q.        Don’t interfere in the management of the masjid, not even in the guise of, ‘Can I make a suggestion?’ Yes you can, but you may not. The people organizing things know what they are doing. It is their responsibility to ensure that everything is in order. They are doing their best and sometimes they will fail – just like you also fail sometimes. Some of them are also in I’tikaaf. They have enough to do without being bothered by individual likes and dislikes. So leave them alone. If you like what is happening, make Shukr. If you don’t, make Sabr. Both are good for you.

r.         Be ready and volunteer to serve others and do Khidmat of the masjid during I’tikaaf. This can include cleaning the toilets. Consider it a special privilege if this duty is given to you.

s.        The people who serve the masjid are the caretakers of the masjid. They are not your servants, so never ask anyone of them to do anything for you personally, even if it is to bring you a glass of water. Get up and get it yourself and get one for your companion also.

t.          If you don’t like what is happening in a particular masjid remember that there are many other masaajid in the city, country and world. Go somewhere else. Until you discover that they are all the same. Better still make I’tikaaf in the Haram one year. It will cure all your eating and sleeping urges.

7.        Rights of your fellow worshipers – Mo’takifeen
a.        That you avoid all controversial topics and discussions. You didn’t come into I’tikaaf to reform anyone, even if you are the Mufti-e-Azam of the Nation. So do your own stuff and leave other people alone. It is better for you to break your I’tikaaf than to be the source of Fitna for others.

b.        That you don’t disturb anyone else in their worship or sleep. Your talking, reading Qur’an loudly, listening to Qur’an recitation on your iPad or Whatnot without headphones are all a disturbance to others. Don’t do it.

c.        That you never use anything that belongs to others without their permission, even if they are your dearest friend. Also that you don’t ask permission for things which people may feel hesitant about refusing permission but dislike giving it – for example, personal toiletries, towels, iPads or other devises that they have brought to read Qur’an on or their Mushaf which they have marked for their own reading.

d.        That you offer to participate in any maintenance, cleaning activity or work that may be going on in the masjid including cleaning of bathrooms and toilets.

e.        That when you have eaten you make sure that you remove your plate and where necessary wash it and put it back. In other places, depending on the arrangement you may be required to help in cleaning up after Iftaar or Suhoor. Please volunteer for it and don’t wait to be asked.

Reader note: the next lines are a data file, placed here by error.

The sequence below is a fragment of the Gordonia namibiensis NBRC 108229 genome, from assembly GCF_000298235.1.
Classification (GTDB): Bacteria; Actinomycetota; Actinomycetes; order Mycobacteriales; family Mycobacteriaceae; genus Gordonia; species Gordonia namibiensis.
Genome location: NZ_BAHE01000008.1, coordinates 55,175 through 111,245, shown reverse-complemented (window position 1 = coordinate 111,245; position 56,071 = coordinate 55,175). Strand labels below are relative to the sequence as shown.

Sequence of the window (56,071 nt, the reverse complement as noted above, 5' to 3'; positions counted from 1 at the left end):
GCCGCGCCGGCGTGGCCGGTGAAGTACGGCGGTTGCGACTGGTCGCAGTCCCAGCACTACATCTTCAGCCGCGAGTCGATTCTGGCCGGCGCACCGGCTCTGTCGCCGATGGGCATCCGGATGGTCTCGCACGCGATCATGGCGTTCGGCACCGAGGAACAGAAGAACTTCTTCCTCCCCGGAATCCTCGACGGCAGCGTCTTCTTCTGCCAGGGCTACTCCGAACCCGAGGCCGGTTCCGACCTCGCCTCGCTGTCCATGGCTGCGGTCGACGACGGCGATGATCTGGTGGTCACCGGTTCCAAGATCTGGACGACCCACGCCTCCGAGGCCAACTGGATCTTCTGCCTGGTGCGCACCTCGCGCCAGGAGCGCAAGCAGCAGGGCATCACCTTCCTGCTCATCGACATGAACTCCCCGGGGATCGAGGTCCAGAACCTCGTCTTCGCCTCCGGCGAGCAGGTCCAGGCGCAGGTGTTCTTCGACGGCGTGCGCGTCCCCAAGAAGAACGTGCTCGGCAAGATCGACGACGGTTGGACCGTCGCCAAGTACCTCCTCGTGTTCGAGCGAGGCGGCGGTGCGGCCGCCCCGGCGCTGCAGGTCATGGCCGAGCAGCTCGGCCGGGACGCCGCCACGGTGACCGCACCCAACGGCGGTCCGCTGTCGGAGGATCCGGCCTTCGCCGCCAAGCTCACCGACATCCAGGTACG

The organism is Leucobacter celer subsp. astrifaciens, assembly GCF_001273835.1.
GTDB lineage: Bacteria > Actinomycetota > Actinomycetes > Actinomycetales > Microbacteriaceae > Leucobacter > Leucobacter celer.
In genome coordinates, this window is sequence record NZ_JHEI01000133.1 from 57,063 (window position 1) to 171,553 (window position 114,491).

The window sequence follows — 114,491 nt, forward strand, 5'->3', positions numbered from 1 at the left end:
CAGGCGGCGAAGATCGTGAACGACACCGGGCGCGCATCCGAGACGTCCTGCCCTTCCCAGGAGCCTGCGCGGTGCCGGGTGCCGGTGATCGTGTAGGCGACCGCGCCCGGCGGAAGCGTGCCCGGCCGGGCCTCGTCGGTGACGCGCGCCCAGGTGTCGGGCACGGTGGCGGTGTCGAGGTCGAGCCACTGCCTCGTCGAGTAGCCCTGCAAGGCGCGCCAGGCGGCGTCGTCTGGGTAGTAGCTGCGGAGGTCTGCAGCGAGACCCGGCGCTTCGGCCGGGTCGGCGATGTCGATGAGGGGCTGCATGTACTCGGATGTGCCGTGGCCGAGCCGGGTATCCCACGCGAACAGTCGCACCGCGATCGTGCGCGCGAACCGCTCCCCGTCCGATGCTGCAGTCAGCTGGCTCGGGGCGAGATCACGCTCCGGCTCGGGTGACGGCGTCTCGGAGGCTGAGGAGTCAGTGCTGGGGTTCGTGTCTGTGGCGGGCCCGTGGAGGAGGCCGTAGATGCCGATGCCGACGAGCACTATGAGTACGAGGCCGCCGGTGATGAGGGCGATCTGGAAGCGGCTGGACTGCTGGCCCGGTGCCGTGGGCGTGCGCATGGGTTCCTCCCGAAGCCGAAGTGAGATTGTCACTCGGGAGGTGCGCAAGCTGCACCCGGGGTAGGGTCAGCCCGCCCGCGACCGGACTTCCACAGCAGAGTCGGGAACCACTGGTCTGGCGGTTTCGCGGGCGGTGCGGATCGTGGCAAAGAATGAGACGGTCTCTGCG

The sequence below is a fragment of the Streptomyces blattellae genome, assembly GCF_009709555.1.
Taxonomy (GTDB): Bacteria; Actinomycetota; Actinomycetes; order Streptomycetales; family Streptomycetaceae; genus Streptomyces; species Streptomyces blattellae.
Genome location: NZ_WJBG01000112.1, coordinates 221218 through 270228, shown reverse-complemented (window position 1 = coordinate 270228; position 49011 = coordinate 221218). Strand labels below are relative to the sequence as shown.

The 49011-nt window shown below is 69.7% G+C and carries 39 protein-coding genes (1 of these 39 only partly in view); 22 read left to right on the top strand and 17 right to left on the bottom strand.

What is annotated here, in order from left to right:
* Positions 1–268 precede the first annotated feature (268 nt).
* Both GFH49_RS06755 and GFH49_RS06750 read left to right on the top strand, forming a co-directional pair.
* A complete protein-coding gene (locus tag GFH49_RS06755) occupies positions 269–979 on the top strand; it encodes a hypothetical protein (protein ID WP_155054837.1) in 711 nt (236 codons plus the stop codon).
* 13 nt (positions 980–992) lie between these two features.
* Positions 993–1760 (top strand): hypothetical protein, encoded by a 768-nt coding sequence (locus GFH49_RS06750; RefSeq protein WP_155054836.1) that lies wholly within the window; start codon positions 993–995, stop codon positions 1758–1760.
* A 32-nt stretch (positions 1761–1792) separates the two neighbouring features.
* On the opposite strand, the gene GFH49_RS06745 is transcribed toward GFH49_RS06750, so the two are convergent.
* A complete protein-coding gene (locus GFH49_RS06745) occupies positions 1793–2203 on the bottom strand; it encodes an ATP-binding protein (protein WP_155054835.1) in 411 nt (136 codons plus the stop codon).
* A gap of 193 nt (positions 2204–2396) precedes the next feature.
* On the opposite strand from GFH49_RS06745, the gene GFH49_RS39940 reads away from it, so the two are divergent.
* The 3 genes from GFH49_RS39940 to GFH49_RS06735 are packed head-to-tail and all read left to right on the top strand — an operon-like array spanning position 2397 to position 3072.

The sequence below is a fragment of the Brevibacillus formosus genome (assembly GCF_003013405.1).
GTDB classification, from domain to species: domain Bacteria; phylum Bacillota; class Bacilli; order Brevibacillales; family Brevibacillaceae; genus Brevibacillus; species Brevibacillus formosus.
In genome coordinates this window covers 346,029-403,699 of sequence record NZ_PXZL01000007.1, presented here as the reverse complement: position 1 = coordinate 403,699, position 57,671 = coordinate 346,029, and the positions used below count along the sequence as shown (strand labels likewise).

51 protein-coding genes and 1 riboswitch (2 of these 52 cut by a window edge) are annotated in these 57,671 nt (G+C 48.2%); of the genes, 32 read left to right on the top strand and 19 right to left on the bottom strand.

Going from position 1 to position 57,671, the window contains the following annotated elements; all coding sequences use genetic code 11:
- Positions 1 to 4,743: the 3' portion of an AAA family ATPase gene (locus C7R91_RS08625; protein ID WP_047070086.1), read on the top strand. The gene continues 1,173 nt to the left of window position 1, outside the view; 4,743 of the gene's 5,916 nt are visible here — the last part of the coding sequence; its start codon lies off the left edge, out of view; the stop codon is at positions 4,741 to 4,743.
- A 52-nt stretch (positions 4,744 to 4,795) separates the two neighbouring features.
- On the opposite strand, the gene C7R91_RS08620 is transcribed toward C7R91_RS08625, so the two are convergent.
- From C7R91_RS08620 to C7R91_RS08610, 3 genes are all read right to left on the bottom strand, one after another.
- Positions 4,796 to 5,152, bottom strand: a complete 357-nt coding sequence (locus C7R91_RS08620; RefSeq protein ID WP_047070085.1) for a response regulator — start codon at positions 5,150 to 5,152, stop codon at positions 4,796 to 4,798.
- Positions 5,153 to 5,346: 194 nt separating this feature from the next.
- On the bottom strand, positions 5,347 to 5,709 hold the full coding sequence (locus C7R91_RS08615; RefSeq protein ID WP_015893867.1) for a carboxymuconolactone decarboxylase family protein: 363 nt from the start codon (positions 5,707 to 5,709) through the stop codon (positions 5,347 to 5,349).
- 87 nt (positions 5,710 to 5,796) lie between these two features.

f.         That you remain clean and pure, cover your mouth when you sneeze and cough, do not make subhuman noises from either end, do not create foul odors or do anything which is likely to be offensive to others, even if you don’t find it offensive yourself. Consideration for others is a part of what you came to learn in I’tikaaf – believe it or not.

8.        Make a lot of dua for yourself, your family and the Ummah of Rasoolullah (SAS). You are a guest in the house of Allah (SWT). You came because Allah (SWT) called you and permitted you into His House. Allah (SWT) calls to give, not to take. There is nobody who honors His guests more than Allah (SWT). So make the most of your status while it lasts and ask Allah (SWT) for His Pleasure, guidance, protection and help for the Ummah. Prepare for Salah in advance and ensure that you pray all Salawaat without fail right from the beginning. It makes no sense to come for I’tikaaf and join the Jamat later or worse still, miss the Jamat altogether. You came to worship Allah (SWT). So do it and do it as much and as well as you can. I’tikaaf is the time to practice.

9.        Remember that this may be your last I’tikaaf and so make the most of it. Don’t waste a single minute of your time. That you were given the chance to make I’tikaaf is a sign that Allah (SWT)’s mercy is on you. Show your gratitude to Allah (SWT) by observing the rules of I’tikaaf and using the time to gain His Forgiveness, Mercy and Bounty. Don’t show ingratitude by wasting your time.
وَإِذْ تَأَذَّنَ رَبُّكُمْ لَئِن شَكَرْتُمْ لأَزِيدَنَّكُمْ وَلَئِن كَفَرْتُمْ إِنَّ عَذَابِي لَشَدِيدٌ
Ibrahim 14: 7. And (remember) when your Rabb proclaimed: "If you give thanks (by accepting Faith and worshipping none but Allah (SWT)), I will give you more (of My Blessings), but if you are thankless, verily! My Punishment is indeed severe."

This is a repost. Written by Shaykh Mirza Yawar Baig